When I was looking for blog topics, one reader suggestion was to talk about where my ideas come from. That’s a pretty complicated discussion because I feel like my best ideas are cumulative. There’s no one flash of light that results in a book.
The closest I’ve come to that lightning bolt feeling was when I came up with the idea for Enchanted, Inc., but really, the lightning bolt was just that I wanted to write something that felt like a contemporary “chick lit” kind of book that had magic in it, a book about a woman getting a job offer from a magical company out of the blue (a fantasy that struck me because I was really hating my job). The rest gradually built from there. I figured that my heroine would have to turn out to have magical powers, but the hero/heroine finding out they have powers has been done to death, so I flipped it and had her finding out she has no magic at all, but that’s useful. I’d wanted to write a small-town Texan in New York story ever since my first trip to New York, and I decided this would be the one. Those were the big ideas, but there are thousands of little ideas that built up along the way as I planned and then wrote the book.
For the Rebels books, it started with the general idea of wanting to write something steampunky. I love the aesthetic, and I love the sense of adventure. I just had zero idea of a plot. My initial lightning bolt that set it off came when I was finishing up writing the first Fairy Tale book but was distracted and procrastinating by studying the bookshelf nearby. I noticed my copy of Jane Eyre next to a Madeleine Brent Victorian Gothic adventure novel, and I felt a “click” in my head. I could write a book about a governess in a house full of secrets who ended up having adventures. The original idea was that Henry would be a mysterious, shadowy Gothic hero type figure, but he refused to cooperate, aside from having secrets. The revolution plot came from me thinking about how bizarre the British class system is, the idea that some people are better than other people because of who they’re descended from. I started thinking about what if there really was something different about the nobility. They’d certainly want to guard that, which would explain a lot of the rules of Victorian morality, though it would apply equally to boys and girls. It would ruin their hold on power if suddenly “common” girls started having babies with magical powers. The nobility wouldn’t be different anymore. Then I started thinking about how that would affect history, and I ended up with the idea that maybe the American Revolution would have failed, but in the Victorian era there would be more technology, so maybe they’d stand a chance. That was definitely a gradual build kind of story because I did tons of research, and each bit of research added an idea I wanted to explore.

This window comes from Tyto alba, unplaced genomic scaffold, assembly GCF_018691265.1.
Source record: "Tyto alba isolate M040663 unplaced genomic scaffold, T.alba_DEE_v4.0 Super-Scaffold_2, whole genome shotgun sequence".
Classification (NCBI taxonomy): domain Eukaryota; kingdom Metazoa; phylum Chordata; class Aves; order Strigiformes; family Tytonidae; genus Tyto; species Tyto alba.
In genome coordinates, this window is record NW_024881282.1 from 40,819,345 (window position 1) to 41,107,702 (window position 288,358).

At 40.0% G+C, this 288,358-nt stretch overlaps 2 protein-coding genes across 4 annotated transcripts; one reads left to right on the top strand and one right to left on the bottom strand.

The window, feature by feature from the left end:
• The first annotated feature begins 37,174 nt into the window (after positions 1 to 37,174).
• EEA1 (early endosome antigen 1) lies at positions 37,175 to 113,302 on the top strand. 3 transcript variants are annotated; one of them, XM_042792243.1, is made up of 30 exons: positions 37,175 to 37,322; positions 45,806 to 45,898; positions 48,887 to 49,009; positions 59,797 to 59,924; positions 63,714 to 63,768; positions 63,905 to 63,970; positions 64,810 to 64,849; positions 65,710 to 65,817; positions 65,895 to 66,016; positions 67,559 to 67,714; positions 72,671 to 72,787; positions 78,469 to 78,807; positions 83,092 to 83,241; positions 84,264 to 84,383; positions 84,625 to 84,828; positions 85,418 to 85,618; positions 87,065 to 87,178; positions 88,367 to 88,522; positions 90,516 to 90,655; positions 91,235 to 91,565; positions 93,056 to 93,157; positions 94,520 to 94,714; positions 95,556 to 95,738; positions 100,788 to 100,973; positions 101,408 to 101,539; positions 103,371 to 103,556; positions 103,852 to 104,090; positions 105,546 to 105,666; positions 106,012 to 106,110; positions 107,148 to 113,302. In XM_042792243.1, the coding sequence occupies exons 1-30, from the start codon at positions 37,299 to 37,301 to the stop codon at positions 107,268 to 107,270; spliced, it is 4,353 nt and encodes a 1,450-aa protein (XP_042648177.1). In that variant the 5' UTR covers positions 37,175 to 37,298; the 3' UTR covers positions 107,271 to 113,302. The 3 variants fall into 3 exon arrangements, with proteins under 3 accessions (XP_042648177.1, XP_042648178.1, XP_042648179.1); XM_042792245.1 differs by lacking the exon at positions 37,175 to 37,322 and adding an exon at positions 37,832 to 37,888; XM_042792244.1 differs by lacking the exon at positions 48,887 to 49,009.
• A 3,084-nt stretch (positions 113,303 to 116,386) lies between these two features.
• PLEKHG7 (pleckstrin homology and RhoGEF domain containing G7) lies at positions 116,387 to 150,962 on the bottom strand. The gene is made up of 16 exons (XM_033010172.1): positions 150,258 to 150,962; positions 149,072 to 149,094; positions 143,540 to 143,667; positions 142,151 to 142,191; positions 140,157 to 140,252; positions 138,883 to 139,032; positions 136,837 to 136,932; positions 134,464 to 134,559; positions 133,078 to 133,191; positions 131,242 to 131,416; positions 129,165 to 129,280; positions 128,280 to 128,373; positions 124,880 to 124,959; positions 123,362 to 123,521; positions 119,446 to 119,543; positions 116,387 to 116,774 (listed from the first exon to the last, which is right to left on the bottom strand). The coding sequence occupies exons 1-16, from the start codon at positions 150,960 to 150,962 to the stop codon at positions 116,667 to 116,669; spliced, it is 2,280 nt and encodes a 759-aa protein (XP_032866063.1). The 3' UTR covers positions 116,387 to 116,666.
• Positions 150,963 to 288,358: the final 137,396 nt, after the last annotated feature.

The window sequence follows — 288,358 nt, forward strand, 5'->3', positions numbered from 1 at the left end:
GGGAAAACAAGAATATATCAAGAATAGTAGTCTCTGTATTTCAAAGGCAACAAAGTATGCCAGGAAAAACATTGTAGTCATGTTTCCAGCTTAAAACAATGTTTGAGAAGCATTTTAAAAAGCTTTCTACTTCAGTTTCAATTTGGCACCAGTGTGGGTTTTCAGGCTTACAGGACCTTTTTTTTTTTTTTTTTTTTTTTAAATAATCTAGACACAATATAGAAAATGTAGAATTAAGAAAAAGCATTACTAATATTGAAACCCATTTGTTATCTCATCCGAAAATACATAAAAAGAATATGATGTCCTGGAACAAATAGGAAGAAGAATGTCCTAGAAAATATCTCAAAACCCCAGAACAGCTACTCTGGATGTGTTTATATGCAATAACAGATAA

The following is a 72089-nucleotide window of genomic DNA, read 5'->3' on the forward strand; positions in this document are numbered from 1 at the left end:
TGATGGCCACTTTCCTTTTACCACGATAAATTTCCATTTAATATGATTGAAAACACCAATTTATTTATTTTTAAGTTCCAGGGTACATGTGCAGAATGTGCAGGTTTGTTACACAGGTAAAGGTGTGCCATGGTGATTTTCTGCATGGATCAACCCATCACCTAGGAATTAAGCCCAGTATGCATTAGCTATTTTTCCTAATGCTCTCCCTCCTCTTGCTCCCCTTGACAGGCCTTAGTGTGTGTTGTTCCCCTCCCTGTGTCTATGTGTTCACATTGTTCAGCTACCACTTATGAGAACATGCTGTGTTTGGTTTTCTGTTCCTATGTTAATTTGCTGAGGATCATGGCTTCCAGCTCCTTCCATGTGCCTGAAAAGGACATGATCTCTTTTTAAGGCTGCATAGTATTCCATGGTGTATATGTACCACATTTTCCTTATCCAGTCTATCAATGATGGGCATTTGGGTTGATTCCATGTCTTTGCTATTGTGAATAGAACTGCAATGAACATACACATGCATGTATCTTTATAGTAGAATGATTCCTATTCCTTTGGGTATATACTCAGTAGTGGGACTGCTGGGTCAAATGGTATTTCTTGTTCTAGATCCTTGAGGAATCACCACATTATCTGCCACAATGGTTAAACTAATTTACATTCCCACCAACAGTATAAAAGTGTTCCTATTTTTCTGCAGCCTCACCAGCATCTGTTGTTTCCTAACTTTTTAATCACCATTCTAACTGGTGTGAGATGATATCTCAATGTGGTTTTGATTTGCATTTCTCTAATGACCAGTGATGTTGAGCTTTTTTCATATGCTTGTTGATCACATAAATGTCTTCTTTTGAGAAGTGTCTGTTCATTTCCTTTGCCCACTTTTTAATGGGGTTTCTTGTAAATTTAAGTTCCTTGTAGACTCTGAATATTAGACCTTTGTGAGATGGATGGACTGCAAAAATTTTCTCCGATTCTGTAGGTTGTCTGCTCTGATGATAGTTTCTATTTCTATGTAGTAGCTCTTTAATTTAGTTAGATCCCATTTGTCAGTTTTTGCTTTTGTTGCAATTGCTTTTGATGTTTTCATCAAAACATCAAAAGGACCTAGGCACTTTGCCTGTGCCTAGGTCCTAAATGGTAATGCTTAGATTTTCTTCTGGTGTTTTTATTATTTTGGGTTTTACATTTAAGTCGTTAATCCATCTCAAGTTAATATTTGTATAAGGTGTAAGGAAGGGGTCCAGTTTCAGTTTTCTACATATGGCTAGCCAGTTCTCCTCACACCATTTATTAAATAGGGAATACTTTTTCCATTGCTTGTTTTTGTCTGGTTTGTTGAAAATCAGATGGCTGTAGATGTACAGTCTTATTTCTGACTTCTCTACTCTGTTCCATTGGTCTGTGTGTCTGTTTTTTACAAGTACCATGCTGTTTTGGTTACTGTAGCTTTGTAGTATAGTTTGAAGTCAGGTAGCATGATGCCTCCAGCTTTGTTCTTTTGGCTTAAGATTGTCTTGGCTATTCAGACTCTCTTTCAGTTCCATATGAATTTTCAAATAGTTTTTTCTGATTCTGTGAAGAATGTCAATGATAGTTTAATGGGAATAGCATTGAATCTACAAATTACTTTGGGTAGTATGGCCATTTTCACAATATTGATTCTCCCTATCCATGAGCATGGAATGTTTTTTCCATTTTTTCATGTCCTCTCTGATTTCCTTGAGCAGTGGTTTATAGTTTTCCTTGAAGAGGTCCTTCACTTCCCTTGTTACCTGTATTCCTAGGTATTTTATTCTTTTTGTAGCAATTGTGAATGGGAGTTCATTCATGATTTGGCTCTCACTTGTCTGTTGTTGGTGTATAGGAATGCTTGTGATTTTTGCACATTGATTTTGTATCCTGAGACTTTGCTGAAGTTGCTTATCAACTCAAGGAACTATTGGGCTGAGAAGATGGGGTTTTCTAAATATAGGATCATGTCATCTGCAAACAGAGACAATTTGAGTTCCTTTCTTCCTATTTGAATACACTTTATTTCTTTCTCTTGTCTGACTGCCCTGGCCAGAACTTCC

The origin of the Fairy Tale books was a lot more nebulous. I had a dream-like mental image of a very dainty woman walking a bulldog and disappearing into the mist, and I tried to come up with the story behind that image.
There’s no one “aha” moment behind the mystery book that’s about to come out. Nearly ten years ago, I first started thinking of writing a mystery, and I came up with a reason for an outsider to come to a small town with secrets, her boss dying, and her being the suspect, so she had to solve the case herself. I revived that idea, but I changed the heroine’s profession and finally figured out what the secrets were. I really have no idea what sparked the decisions I made. It was like things started popping into my head, and I went with them.
Generally the process is that I get a burst of inspiration that sets me off on a voyage of discovery, and it takes a lot more thinking and work before it turns into an actual story idea.